Review: Tumulus


Vault Festival until 28th Jan

Tumulus, ‘a chilling queer noir’ and new play by Christopher Adams, uses well-crafted and engaging storytelling, with powerful movement direction, sound, and lighting to show aspects of the deep, intimate, and devastating experiences surrounding the chemsex scene in London. 

Making sharp and poignant references to the previous epidemic affecting the gay community – HIV/AIDS – Tumulus offers insight not only into the individual characters’ life experiences, but perhaps into the collective experience of gay men going through yet another ‘spiritual crisis’. The tone and atmosphere of noir as a storytelling technique are a poignant tool to explore the moral ambiguity, fatalism, and pathos of the subject matter.

The narrative follows Anthony, as he deduces that a former one-night stand might not actually have overdosed on GBL, but instead been murdered and left dead on the Hampstead Heath tumulus. This journey of mystery and discovery takes the audience not only through different chemsex scenes and dynamics, but more importantly, into this character’s inner world of drug addiction, moral dilemmas, simultaneous fear of and longing for intimacy with other men, past mistakes, aspirations, and hope. 

The use of well-placed humour throughout the show allows for a welcome respite of what could otherwise be a very heavy and dark play and subject matter, with the movement and sound complimenting the sense of urgency throughout the performance.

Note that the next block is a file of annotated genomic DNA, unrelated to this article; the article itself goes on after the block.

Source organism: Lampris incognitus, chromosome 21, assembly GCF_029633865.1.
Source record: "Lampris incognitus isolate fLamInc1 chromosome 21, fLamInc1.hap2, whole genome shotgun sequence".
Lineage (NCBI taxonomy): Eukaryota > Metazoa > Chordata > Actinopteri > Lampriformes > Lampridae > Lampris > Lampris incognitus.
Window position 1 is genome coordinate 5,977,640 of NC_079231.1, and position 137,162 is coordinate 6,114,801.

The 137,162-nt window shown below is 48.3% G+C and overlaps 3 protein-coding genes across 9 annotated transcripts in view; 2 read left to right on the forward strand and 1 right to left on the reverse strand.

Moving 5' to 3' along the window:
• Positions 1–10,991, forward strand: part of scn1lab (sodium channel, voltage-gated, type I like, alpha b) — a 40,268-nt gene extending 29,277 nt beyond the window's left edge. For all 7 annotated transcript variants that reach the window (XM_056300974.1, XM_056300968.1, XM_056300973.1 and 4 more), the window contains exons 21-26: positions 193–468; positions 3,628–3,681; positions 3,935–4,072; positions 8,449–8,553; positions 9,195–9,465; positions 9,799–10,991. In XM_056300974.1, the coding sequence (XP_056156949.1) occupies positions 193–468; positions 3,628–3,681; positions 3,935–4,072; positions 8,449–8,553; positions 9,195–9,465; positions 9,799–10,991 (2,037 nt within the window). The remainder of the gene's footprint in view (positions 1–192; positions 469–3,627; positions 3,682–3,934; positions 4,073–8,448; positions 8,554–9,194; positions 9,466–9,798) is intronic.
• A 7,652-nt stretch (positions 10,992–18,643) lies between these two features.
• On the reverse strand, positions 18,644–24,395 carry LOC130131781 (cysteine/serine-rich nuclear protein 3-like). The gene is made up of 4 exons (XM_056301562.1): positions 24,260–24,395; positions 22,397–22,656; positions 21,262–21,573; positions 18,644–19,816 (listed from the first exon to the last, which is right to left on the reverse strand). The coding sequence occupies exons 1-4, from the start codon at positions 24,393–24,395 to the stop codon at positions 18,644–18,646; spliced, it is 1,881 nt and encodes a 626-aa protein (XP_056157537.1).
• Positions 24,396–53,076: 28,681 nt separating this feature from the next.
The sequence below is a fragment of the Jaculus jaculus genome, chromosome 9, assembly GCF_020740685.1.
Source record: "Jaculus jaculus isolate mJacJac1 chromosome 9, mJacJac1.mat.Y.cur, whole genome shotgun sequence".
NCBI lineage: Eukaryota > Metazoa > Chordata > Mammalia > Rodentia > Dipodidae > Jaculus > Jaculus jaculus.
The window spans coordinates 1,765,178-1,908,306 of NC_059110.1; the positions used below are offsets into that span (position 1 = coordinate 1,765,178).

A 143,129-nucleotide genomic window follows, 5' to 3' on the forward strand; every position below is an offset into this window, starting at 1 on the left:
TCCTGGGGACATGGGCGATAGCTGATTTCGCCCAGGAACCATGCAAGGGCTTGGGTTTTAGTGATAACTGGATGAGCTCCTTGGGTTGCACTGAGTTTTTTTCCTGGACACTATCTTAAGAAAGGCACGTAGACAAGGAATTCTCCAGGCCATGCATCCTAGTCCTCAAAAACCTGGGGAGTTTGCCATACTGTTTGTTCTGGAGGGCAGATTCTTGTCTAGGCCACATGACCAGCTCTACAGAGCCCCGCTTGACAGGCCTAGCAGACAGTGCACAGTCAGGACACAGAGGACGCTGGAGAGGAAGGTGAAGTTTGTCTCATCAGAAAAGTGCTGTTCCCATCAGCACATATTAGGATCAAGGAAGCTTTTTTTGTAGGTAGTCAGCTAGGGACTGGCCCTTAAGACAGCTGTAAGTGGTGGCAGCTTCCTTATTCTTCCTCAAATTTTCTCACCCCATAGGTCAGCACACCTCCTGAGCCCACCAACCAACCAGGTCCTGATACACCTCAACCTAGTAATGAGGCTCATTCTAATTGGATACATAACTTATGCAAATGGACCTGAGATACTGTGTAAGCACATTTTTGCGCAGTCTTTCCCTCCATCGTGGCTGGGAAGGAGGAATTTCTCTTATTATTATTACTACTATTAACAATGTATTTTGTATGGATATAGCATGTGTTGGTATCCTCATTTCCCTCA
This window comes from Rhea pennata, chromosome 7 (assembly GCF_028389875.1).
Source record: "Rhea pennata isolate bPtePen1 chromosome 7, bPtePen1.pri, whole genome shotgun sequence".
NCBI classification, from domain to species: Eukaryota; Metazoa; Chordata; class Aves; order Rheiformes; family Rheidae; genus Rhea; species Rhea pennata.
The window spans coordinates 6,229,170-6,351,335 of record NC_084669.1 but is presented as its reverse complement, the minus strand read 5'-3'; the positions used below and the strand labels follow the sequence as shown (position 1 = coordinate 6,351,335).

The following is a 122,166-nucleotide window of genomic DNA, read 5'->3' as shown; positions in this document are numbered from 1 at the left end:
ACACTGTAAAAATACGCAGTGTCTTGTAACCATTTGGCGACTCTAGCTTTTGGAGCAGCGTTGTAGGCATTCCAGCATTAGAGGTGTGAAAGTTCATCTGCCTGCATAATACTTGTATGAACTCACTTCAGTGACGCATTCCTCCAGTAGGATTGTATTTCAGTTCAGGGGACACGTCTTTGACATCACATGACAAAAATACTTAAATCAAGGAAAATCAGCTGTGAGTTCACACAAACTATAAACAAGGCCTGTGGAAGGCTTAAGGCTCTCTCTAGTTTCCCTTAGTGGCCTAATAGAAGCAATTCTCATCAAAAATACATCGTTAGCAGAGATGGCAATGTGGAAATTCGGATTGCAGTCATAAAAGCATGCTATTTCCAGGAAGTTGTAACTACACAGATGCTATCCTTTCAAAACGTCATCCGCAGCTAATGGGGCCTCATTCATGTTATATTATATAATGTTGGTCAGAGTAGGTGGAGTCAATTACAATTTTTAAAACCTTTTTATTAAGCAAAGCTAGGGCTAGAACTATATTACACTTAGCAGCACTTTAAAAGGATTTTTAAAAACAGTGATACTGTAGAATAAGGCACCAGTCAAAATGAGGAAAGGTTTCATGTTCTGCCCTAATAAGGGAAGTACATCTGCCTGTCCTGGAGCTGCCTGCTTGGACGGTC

Playing the main character is Ciarán Owens, supported by Ian Hallard and Tom Rhys Harries in various roles, all delivering strong, passionate, and emotive performances, effortlessly weaving through the highs and lows of active addiction, the comedy and drama of relationships between gay men, and the search for that elusive truth of why so many gay men live with a desperate need to drown out the incessant noises in their heads.

Portraying active addiction in its many forms and dynamics can often be tricky, for it’s very easy to fall into stereotypical behaviours and dramatic crutches, so I just wanted to give a great round of applause to Ciarán Owens for playing the main role with great humanity and compassion.

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Review (C) Ryan C V 2018

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